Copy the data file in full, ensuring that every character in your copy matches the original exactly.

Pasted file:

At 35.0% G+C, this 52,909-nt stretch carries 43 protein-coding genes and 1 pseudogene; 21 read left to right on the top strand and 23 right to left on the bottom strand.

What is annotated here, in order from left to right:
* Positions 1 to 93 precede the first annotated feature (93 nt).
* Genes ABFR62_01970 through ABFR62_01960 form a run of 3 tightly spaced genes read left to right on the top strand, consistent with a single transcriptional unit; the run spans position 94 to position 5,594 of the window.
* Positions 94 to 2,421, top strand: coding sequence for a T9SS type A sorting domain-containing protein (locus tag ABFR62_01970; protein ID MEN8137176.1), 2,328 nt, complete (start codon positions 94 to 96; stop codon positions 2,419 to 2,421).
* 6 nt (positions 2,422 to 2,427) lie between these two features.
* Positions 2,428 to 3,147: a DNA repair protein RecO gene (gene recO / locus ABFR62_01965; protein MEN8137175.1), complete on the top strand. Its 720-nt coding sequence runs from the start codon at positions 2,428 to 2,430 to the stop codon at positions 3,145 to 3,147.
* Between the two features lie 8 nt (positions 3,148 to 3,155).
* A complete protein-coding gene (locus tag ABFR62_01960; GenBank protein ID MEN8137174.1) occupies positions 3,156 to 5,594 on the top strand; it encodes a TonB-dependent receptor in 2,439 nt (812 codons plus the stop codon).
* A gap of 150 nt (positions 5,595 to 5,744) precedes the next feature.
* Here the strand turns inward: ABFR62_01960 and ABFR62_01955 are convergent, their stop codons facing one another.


At 35.0% G+C, this 52,909-nt stretch carries 43 protein-coding genes and 1 pseudogene; 21 read left to right on the top strand and 23 right to left on the bottom strand.

What is annotated here, in order from left to right:
* Positions 1 to 93 precede the first annotated feature (93 nt).
* Genes ABFR62_01970 through ABFR62_01960 form a run of 3 tightly spaced genes read left to right on the top strand, consistent with a single transcriptional unit; the run spans position 94 to position 5,594 of the window.
* Positions 94 to 2,421, top strand: coding sequence for a T9SS type A sorting domain-containing protein (locus tag ABFR62_01970; protein ID MEN8137176.1), 2,328 nt, complete (start codon positions 94 to 96; stop codon positions 2,419 to 2,421).
* 6 nt (positions 2,422 to 2,427) lie between these two features.
* Positions 2,428 to 3,147: a DNA repair protein RecO gene (gene recO / locus ABFR62_01965; protein MEN8137175.1), complete on the top strand. Its 720-nt coding sequence runs from the start codon at positions 2,428 to 2,430 to the stop codon at positions 3,145 to 3,147.
* Between the two features lie 8 nt (positions 3,148 to 3,155).
* A complete protein-coding gene (locus tag ABFR62_01960; GenBank protein ID MEN8137174.1) occupies positions 3,156 to 5,594 on the top strand; it encodes a TonB-dependent receptor in 2,439 nt (812 codons plus the stop codon).
* A gap of 150 nt (positions 5,595 to 5,744) precedes the next feature.
* Here the strand turns inward: ABFR62_01960 and ABFR62_01955 are convergent, their stop codons facing one another.